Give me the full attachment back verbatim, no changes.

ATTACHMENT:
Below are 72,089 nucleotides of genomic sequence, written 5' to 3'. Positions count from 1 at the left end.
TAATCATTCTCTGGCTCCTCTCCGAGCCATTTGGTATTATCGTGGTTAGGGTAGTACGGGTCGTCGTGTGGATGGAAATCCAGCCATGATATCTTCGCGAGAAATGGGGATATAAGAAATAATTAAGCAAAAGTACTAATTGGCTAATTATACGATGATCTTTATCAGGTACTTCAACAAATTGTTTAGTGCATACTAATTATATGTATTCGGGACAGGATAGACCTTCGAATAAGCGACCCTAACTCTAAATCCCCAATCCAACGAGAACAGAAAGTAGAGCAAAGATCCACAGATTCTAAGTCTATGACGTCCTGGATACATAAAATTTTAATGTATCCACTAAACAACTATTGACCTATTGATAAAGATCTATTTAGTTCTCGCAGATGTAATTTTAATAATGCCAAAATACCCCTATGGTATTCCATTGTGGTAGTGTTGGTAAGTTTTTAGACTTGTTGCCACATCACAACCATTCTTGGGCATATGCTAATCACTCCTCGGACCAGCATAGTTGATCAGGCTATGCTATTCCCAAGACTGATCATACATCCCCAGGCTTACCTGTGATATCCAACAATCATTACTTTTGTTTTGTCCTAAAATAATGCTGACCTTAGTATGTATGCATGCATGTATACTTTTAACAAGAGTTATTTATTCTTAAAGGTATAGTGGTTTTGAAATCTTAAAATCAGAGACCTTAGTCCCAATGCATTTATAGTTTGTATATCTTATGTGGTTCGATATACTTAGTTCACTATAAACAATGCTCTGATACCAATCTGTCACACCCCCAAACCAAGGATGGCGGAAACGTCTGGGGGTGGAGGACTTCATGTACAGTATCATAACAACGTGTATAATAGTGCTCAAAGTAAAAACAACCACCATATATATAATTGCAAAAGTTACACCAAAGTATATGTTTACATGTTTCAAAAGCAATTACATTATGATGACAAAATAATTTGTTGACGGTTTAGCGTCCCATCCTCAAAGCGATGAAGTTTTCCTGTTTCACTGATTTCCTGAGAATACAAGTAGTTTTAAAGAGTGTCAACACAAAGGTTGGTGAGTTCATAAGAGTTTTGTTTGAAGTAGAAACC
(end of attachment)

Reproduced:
Below are 72,089 nucleotides of genomic sequence, written 5' to 3'. Positions count from 1 at the left end.
TAATCATTCTCTGGCTCCTCTCCGAGCCATTTGGTATTATCGTGGTTAGGGTAGTACGGGTCGTCGTGTGGATGGAAATCCAGCCATGATATCTTCGCGAGAAATGGGGATATAAGAAATAATTAAGCAAAAGTACTAATTGGCTAATTATACGATGATCTTTATCAGGTACTTCAACAAATTGTTTAGTGCATACTAATTATATGTATTCGGGACAGGATAGACCTTCGAATAAGCGACCCTAACTCTAAATCCCCAATCCAACGAGAACAGAAAGTAGAGCAAAGATCCACAGATTCTAAGTCTATGACGTCCTGGATACATAAAATTTTAATGTATCCACTAAACAACTATTGACCTATTGATAAAGATCTATTTAGTTCTCGCAGATGTAATTTTAATAATGCCAAAATACCCCTATGGTATTCCATTGTGGTAGTGTTGGTAAGTTTTTAGACTTGTTGCCACATCACAACCATTCTTGGGCATATGCTAATCACTCCTCGGACCAGCATAGTTGATCAGGCTATGCTATTCCCAAGACTGATCATACATCCCCAGGCTTACCTGTGATATCCAACAATCATTACTTTTGTTTTGTCCTAAAATAATGCTGACCTTAGTATGTATGCATGCATGTATACTTTTAACAAGAGTTATTTATTCTTAAAGGTATAGTGGTTTTGAAATCTTAAAATCAGAGACCTTAGTCCCAATGCATTTATAGTTTGTATATCTTATGTGGTTCGATATACTTAGTTCACTATAAACAATGCTCTGATACCAATCTGTCACACCCCCAAACCAAGGATGGCGGAAACGTCTGGGGGTGGAGGACTTCATGTACAGTATCATAACAACGTGTATAATAGTGCTCAAAGTAAAAACAACCACCATATATATAATTGCAAAAGTTACACCAAAGTATATGTTTACATGTTTCAAAAGCAATTACATTATGATGACAAAATAATTTGTTGACGGTTTAGCGTCCCATCCTCAAAGCGATGAAGTTTTCCTGTTTCACTGATTTCCTGAGAATACAAGTAGTTTTAAAGAGTGTCAACACAAAGGTTGGTGAGTTCATAAGAGTTTTGTTTGAAGTAGAAACC